I could be wrong - The Home Office, who devised the campaign, might be totally flabbergasted by the attention - but I don’t think so. This has all the hallmarks of a classic PR stunt. Costing a mere £10,000, its deployment in a slew of highly diverse London boroughs seems calculated to generate maximum media attention - the most "Opportunities to See" for the budget, in comms parlance. A recent Home Office report identified "medium sized towns" and "asylum dispersal areas" like Plymouth and Bolton as the places where local communities were worst affected by immigration. None of these places have the outspoken, media-friendly MPs and Councillors and nearby press presence that London does, however.

Let nobody accuse me of blandness. I used to work in PR, and I enjoyed annoying some people in order to get other people to come to theatre shows, gigs and other clients who benefited from our dark arts. The great American publicist Jim Moran once said that “it’s a sad day for American capitalism when a man can’t fly a midget on a kite over Central Park” when a judge prevented him from doing so to promote a breakfast cereal. In some ways, I agree with him, but it’s a sad day for British politics when a government department prizes white noise over targeted discussion, and decides that it doesn’t matter if a policy helps communities, makes people feel safe or even necessarily works on a basic level, as long as somebody’s watching.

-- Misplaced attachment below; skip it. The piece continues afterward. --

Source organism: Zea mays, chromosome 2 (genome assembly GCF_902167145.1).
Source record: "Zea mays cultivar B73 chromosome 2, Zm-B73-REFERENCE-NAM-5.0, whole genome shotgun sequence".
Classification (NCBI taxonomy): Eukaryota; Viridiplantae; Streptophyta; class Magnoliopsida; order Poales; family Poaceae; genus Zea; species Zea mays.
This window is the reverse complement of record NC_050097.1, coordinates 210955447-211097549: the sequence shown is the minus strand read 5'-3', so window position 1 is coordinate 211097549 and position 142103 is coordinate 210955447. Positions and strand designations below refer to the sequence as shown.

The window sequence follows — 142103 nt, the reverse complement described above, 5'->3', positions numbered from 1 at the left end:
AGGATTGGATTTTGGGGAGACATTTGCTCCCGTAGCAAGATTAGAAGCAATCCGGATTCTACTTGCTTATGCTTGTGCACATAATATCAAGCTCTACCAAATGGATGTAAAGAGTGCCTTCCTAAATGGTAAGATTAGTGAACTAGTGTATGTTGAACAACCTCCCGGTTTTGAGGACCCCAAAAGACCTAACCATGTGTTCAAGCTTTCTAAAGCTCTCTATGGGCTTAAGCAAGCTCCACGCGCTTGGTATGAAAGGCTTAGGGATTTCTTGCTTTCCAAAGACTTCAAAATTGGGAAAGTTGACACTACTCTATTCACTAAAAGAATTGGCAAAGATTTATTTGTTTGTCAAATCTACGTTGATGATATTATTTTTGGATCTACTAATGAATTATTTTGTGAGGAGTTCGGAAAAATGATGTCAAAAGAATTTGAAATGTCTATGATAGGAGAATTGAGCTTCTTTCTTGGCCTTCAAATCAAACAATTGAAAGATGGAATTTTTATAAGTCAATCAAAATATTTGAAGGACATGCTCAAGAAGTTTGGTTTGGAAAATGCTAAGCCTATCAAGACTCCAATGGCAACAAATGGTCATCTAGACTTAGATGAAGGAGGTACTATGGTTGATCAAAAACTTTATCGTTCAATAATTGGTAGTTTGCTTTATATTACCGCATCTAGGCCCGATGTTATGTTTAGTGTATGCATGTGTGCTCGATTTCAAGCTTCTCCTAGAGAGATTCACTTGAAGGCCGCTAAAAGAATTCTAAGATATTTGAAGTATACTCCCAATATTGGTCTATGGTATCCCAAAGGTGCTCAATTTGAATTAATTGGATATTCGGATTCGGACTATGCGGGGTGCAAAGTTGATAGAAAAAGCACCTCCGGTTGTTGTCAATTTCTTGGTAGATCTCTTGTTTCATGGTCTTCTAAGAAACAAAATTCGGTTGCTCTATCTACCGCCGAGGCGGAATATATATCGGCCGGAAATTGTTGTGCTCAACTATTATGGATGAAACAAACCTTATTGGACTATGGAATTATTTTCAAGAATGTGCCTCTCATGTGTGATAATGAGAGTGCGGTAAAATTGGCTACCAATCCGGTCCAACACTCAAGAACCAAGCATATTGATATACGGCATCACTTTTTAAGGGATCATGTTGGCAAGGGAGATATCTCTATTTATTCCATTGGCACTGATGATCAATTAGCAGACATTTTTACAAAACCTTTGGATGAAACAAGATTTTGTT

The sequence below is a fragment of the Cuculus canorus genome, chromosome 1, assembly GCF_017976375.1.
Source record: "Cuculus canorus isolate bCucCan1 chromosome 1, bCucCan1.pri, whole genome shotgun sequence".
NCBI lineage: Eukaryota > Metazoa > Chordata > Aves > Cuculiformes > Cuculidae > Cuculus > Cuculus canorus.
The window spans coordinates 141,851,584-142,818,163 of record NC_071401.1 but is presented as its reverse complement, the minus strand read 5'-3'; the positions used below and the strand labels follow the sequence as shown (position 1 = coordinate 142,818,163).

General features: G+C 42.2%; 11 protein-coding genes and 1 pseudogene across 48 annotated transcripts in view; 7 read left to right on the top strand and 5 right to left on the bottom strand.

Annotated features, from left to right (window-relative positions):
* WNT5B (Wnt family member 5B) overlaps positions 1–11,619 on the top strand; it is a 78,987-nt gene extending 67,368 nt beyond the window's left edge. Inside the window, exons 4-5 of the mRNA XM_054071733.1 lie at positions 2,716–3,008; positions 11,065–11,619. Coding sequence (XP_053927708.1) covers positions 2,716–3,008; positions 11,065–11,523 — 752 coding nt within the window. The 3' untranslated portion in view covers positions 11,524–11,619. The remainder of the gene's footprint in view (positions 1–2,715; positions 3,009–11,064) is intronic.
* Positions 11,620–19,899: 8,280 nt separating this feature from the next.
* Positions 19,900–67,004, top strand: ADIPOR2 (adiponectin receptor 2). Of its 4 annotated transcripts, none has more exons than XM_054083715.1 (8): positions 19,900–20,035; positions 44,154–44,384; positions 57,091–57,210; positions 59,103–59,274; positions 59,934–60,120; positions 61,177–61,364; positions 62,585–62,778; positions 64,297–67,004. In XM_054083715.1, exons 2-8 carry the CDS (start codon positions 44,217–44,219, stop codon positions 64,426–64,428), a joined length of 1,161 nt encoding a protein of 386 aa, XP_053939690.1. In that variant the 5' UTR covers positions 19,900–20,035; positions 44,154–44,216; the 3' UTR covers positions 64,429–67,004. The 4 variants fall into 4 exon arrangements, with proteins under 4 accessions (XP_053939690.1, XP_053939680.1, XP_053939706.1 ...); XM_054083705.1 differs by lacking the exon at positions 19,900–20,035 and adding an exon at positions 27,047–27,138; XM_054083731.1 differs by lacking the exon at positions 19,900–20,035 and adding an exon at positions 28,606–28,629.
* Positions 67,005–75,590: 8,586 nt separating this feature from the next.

Home Office. Photograph: Getty Images

Josh Lowe is a freelance journalist and communications consultant. Follow him on Twitter @jeyylowe.

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The Brexit ministers who just realised reducing immigration is a problem for them

Turns out there's a teeny tiny hiccup with reducing immigration...

On 27 December 2015, the then-backbencher MP David Davis declared he was "voting out" in the forthcoming EU referendum. Among his reasons was the "disastrous migration crisis". 

Fast forward 14 months. Now the minister responsible for Brexit, Davis has been spotted in the Latvian capital of Riga, with a slightly different message

He admitted it was not plausible that Brits would immediately take jobs in the kind of low-paid sectors like agriculture and social care currently staffed by migrant workers. 

Immigration restrictions "will take years" to be phased in, he added. 

Davis is only the latest minister in the Brexit government to realise that immigration might be down to more than some pesky EU bureaucrats. Here's when the penny dropped for the others: 

Andrea "Seasonal Labour"  Leadsom

During the EU referendum campaign, Brexit charmer-in-chief Andrea Leadsom told The Guardian that immigration from EU countries could “overwhelm” Britain, and that her constituents complained about not hearing English spoken on the street.